Try to detach yourself emotionally from the situation to see it more clearly & from your WS if you need to so that you don't hurt so much - look for articles to help detach - there are some in the Inspirations Forum. If necessary for your own sanity, go no contact with your WS about everything except children and finances and handle those things by e-mail or other non-emotional methods. Do not let your WS push your buttons, leave the room and do something else for you.

Go to a bookstore or do a web search for helpful books and read them to understand what happened and what can happen from here. A suggestion is Love Must be Tough by Dr. Dobson. Read the book and then highlight areas that help you. When you have a day that you can't do anything else, rewrite those passages over and over. It will kill the time and the message will start to sink in.

Keep a journal to spill out your emotions into instead of crying to a still foggy WS and to keep track of your recovery progress.

Join a support group or just attend a session or two. You can pick a group that concentrates on the area you need the most help in to learn coping skills and to not feel so alone.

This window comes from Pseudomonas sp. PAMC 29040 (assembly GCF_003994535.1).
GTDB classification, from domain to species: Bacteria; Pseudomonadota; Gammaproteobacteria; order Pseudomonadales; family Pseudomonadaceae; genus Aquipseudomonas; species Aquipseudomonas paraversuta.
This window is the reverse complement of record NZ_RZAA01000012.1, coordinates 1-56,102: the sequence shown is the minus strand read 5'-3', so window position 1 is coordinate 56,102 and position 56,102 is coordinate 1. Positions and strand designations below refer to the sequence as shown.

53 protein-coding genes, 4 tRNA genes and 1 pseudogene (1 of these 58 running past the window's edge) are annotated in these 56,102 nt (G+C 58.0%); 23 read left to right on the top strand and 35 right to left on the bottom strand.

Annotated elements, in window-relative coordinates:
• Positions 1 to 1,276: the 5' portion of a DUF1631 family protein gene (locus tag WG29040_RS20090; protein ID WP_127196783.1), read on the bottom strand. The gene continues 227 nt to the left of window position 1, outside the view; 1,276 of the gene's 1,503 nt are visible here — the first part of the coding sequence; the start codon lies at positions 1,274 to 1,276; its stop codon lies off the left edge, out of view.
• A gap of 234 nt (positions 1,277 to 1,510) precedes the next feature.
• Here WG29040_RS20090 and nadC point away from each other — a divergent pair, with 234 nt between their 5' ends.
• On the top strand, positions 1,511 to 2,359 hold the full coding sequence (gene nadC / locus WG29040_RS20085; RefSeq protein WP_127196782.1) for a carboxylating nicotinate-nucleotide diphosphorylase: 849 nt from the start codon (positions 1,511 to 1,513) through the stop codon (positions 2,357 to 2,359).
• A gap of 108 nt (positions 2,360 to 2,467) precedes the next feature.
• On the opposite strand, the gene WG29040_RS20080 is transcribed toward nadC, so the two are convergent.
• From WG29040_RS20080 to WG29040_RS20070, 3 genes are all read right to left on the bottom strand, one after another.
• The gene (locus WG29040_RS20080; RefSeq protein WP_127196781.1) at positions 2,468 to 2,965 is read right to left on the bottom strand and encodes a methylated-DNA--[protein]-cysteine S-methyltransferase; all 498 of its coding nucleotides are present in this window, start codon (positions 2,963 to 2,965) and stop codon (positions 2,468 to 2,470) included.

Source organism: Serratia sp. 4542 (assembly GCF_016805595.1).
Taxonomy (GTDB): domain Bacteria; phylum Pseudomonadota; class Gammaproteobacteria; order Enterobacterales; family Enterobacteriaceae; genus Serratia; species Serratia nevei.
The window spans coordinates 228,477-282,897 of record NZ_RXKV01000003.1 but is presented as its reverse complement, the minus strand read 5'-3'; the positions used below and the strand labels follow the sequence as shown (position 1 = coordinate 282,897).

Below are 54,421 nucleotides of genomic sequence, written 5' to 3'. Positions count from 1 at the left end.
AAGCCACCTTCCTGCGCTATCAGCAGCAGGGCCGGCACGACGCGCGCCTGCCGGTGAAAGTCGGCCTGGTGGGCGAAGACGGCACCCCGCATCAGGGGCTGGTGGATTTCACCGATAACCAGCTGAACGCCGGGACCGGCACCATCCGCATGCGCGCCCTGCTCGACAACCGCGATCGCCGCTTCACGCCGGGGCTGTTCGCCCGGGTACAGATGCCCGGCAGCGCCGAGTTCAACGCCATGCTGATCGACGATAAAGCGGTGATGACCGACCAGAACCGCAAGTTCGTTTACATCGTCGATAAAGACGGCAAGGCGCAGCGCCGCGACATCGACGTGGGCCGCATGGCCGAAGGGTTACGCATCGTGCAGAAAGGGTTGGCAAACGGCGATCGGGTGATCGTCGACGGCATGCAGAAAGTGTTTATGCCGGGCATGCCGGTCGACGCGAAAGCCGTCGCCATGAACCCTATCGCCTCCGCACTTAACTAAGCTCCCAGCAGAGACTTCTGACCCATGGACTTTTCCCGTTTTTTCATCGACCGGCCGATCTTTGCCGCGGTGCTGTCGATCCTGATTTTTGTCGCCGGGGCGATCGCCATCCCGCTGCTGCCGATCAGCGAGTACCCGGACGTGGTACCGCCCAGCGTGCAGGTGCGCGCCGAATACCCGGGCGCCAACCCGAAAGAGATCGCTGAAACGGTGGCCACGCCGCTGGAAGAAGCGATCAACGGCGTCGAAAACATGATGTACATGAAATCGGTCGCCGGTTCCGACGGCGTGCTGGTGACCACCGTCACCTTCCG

Talk if you need to. Decide if you want people in real life to know - you can just talk to a really close friend or tell everyone, others don't tell anyone or limit who will know - you do what is good for you to heal. Make a friend on SI and spend hours on the phone - I promise that you will end up laughing.

Help someone else. Answer a thread on SI - once you do, you will see how far you have come in your own recovery.

Know that even if your WS is showing remorse, you will go through the 5 stages of grieving (can be in any order): Denial, Anger, Bargaining, Letting Go, Acceptance. This is the healing process. Whether you reconcile or not, you will grow as a person. It wasn't your choice, but given time and an effort, you will survive and you will be stronger.




I recommend this site as it deals only with infidelity and has posts from both sides, which can be very helpful in not only undersatnding your own feelings, but that of the cheating partner. Good luck, take care of yourself and stay strong!

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It really comes down to how you feel about infidelity. Don't compromise your values out of desperation to keep the cheater in your life, though.


If an affair isn't a deal breaker for you, then your ultimate decision depends on a lot of things, such as the magnitude of the affair, the other party's reasons for it, your own contribution to the problems that led the other party to act as he did, the other party's remorse, your willingness to get counseling, etc. You then should think about all these things, try to heal so you can think and act reasonably, and follow the advice the poster above me linked to.